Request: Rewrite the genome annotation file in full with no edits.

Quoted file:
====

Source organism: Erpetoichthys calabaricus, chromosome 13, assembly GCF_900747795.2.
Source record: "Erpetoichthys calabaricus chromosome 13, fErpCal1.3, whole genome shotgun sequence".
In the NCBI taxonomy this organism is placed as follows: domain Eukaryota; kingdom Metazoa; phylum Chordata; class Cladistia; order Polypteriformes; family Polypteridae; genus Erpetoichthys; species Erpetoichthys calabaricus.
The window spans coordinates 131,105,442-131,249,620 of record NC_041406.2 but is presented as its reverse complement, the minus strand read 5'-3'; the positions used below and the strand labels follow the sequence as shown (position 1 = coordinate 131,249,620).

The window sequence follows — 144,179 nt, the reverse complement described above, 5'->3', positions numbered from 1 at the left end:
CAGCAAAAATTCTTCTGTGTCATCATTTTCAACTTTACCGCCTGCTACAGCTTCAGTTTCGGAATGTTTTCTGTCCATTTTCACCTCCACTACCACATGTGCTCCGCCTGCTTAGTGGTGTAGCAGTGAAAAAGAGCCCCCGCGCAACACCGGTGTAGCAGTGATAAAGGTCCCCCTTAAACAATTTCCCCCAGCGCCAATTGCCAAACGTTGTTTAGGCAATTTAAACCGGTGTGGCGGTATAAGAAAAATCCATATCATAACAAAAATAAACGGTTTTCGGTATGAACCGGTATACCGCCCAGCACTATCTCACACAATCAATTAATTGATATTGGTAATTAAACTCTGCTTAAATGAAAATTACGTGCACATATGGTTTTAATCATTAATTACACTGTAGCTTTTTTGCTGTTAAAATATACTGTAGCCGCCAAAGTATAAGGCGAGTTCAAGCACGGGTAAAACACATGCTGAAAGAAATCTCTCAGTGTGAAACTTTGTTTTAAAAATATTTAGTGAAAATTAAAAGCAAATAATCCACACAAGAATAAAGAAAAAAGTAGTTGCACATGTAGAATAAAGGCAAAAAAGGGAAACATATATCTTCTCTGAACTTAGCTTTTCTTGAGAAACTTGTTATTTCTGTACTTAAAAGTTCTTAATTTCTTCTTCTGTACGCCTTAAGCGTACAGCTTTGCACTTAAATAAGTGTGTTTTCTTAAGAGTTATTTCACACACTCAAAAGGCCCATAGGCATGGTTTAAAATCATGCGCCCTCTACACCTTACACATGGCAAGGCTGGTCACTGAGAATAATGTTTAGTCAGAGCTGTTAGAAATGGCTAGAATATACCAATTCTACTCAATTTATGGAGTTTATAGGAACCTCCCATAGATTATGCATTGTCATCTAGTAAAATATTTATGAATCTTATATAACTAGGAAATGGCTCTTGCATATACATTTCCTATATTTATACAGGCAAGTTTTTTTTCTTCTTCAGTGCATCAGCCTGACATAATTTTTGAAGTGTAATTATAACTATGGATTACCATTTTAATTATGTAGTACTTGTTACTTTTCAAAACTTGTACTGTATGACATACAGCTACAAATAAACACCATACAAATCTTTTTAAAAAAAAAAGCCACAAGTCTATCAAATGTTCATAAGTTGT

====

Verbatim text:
Source organism: Erpetoichthys calabaricus, chromosome 13, assembly GCF_900747795.2.
Source record: "Erpetoichthys calabaricus chromosome 13, fErpCal1.3, whole genome shotgun sequence".
In the NCBI taxonomy this organism is placed as follows: domain Eukaryota; kingdom Metazoa; phylum Chordata; class Cladistia; order Polypteriformes; family Polypteridae; genus Erpetoichthys; species Erpetoichthys calabaricus.
The window spans coordinates 131,105,442-131,249,620 of record NC_041406.2 but is presented as its reverse complement, the minus strand read 5'-3'; the positions used below and the strand labels follow the sequence as shown (position 1 = coordinate 131,249,620).

The window sequence follows — 144,179 nt, the reverse complement described above, 5'->3', positions numbered from 1 at the left end:
CAGCAAAAATTCTTCTGTGTCATCATTTTCAACTTTACCGCCTGCTACAGCTTCAGTTTCGGAATGTTTTCTGTCCATTTTCACCTCCACTACCACATGTGCTCCGCCTGCTTAGTGGTGTAGCAGTGAAAAAGAGCCCCCGCGCAACACCGGTGTAGCAGTGATAAAGGTCCCCCTTAAACAATTTCCCCCAGCGCCAATTGCCAAACGTTGTTTAGGCAATTTAAACCGGTGTGGCGGTATAAGAAAAATCCATATCATAACAAAAATAAACGGTTTTCGGTATGAACCGGTATACCGCCCAGCACTATCTCACACAATCAATTAATTGATATTGGTAATTAAACTCTGCTTAAATGAAAATTACGTGCACATATGGTTTTAATCATTAATTACACTGTAGCTTTTTTGCTGTTAAAATATACTGTAGCCGCCAAAGTATAAGGCGAGTTCAAGCACGGGTAAAACACATGCTGAAAGAAATCTCTCAGTGTGAAACTTTGTTTTAAAAATATTTAGTGAAAATTAAAAGCAAATAATCCACACAAGAATAAAGAAAAAAGTAGTTGCACATGTAGAATAAAGGCAAAAAAGGGAAACATATATCTTCTCTGAACTTAGCTTTTCTTGAGAAACTTGTTATTTCTGTACTTAAAAGTTCTTAATTTCTTCTTCTGTACGCCTTAAGCGTACAGCTTTGCACTTAAATAAGTGTGTTTTCTTAAGAGTTATTTCACACACTCAAAAGGCCCATAGGCATGGTTTAAAATCATGCGCCCTCTACACCTTACACATGGCAAGGCTGGTCACTGAGAATAATGTTTAGTCAGAGCTGTTAGAAATGGCTAGAATATACCAATTCTACTCAATTTATGGAGTTTATAGGAACCTCCCATAGATTATGCATTGTCATCTAGTAAAATATTTATGAATCTTATATAACTAGGAAATGGCTCTTGCATATACATTTCCTATATTTATACAGGCAAGTTTTTTTTCTTCTTCAGTGCATCAGCCTGACATAATTTTTGAAGTGTAATTATAACTATGGATTACCATTTTAATTATGTAGTACTTGTTACTTTTCAAAACTTGTACTGTATGACATACAGCTACAAATAAACACCATACAAATCTTTTTAAAAAAAAAAGCCACAAGTCTATCAAATGTTCATAAGTTGT